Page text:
#1
Ok what do oms have to do with bass amps? I know that in electricity their a measure of restiance, but what dos that have to do with an amp?
M374L


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#2
electric basses use electric amps. i turns out they use electricity too...................

EDIT: i wouldnt worry about it unless your house has funky electrical output.
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#3
you mean OHMs, but yea, they have to do with amps because the resistance of the head of your cab has to match the resistance of the cab, otherwise one of them or both will be ruined. It probably also affects the output... *waits for someone who knows*
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#4
Heh.

One goal when creating a bass rig is to prevent your amp from being destroyed. One necessary part of that is ensuring that your cabs don't draw too much current. Too much current = crispy, smoky, smelly amp components. Higher resistance means lower current.

Amps have a minimum resistance (ohms) that the cabs must meet or exceed. If the resistance is too low, once again, there will be too much current and your amp will probably die. If the resistance is higher than the minimum, that's fine, except that the current will be lower and thus you won't be getting the most power out of your amp.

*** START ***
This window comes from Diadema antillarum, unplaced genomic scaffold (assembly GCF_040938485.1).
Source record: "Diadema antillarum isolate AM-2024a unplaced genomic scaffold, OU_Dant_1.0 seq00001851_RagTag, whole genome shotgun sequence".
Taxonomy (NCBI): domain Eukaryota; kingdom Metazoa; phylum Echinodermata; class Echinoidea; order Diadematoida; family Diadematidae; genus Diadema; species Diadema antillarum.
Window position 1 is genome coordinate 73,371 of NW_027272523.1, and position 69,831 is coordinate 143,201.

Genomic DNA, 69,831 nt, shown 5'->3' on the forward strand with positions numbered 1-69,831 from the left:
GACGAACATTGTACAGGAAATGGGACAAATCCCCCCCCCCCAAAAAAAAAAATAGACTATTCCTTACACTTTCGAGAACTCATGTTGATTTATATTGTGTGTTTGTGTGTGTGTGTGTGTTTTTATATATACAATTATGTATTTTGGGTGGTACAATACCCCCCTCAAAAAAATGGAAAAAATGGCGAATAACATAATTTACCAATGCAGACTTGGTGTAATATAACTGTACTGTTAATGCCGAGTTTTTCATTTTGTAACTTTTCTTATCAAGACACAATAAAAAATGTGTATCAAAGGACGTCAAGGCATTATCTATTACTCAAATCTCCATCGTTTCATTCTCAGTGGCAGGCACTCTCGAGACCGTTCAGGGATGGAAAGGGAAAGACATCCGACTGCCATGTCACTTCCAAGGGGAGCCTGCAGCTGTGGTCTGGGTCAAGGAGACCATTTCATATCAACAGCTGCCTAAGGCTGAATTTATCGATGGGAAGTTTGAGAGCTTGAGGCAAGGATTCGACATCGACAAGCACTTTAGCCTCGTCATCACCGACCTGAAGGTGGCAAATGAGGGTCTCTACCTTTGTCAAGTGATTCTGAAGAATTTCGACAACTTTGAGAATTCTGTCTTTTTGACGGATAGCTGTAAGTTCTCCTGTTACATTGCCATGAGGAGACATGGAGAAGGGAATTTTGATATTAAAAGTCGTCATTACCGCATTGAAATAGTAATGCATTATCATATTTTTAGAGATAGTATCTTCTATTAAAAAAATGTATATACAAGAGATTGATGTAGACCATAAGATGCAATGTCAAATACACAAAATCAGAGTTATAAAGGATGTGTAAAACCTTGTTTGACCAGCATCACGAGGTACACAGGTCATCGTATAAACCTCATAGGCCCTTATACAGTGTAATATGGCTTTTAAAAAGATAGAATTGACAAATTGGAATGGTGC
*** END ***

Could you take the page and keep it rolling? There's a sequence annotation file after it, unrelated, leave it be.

So ideally you want your cabinets TOTAL impedence to be the same as the amp's minimum. If your cabs all have the same resistance, then the total resistance with the wiring scheme that you'll almost always find will be that resistance divided by the number of cabs.

Any questions?
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#5
I have a question: I love you and want your knowledge of electricity.


Thanks for clearing up some fuzzy spots that I had, where did you learn about that stuff?
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Hold Infinity in the palm of your hand
And Eternity in an hour
#6
IT Honors Physics 2, PHYS 1402V, at the University of Minnesota.
Computer programmers are loopy.
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